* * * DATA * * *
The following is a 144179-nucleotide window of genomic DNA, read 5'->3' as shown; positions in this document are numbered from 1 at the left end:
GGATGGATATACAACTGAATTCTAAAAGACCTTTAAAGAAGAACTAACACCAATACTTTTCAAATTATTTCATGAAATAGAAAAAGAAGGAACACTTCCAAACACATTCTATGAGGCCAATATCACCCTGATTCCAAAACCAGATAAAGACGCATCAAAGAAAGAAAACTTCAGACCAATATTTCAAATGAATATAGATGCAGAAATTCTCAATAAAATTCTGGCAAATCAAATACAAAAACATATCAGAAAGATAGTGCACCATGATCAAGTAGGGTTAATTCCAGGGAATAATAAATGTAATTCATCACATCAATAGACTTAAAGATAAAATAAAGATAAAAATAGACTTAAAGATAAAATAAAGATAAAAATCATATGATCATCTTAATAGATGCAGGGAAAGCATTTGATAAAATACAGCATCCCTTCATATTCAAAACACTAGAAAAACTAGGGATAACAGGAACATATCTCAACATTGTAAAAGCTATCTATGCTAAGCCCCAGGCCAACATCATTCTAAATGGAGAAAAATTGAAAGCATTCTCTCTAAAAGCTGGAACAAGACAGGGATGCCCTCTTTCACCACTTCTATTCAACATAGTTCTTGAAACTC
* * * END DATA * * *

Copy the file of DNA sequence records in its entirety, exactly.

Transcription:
The following is a 144179-nucleotide window of genomic DNA, read 5'->3' as shown; positions in this document are numbered from 1 at the left end:
GGATGGATATACAACTGAATTCTAAAAGACCTTTAAAGAAGAACTAACACCAATACTTTTCAAATTATTTCATGAAATAGAAAAAGAAGGAACACTTCCAAACACATTCTATGAGGCCAATATCACCCTGATTCCAAAACCAGATAAAGACGCATCAAAGAAAGAAAACTTCAGACCAATATTTCAAATGAATATAGATGCAGAAATTCTCAATAAAATTCTGGCAAATCAAATACAAAAACATATCAGAAAGATAGTGCACCATGATCAAGTAGGGTTAATTCCAGGGAATAATAAATGTAATTCATCACATCAATAGACTTAAAGATAAAATAAAGATAAAAATAGACTTAAAGATAAAATAAAGATAAAAATCATATGATCATCTTAATAGATGCAGGGAAAGCATTTGATAAAATACAGCATCCCTTCATATTCAAAACACTAGAAAAACTAGGGATAACAGGAACATATCTCAACATTGTAAAAGCTATCTATGCTAAGCCCCAGGCCAACATCATTCTAAATGGAGAAAAATTGAAAGCATTCTCTCTAAAAGCTGGAACAAGACAGGGATGCCCTCTTTCACCACTTCTATTCAACATAGTTCTTGAAACTC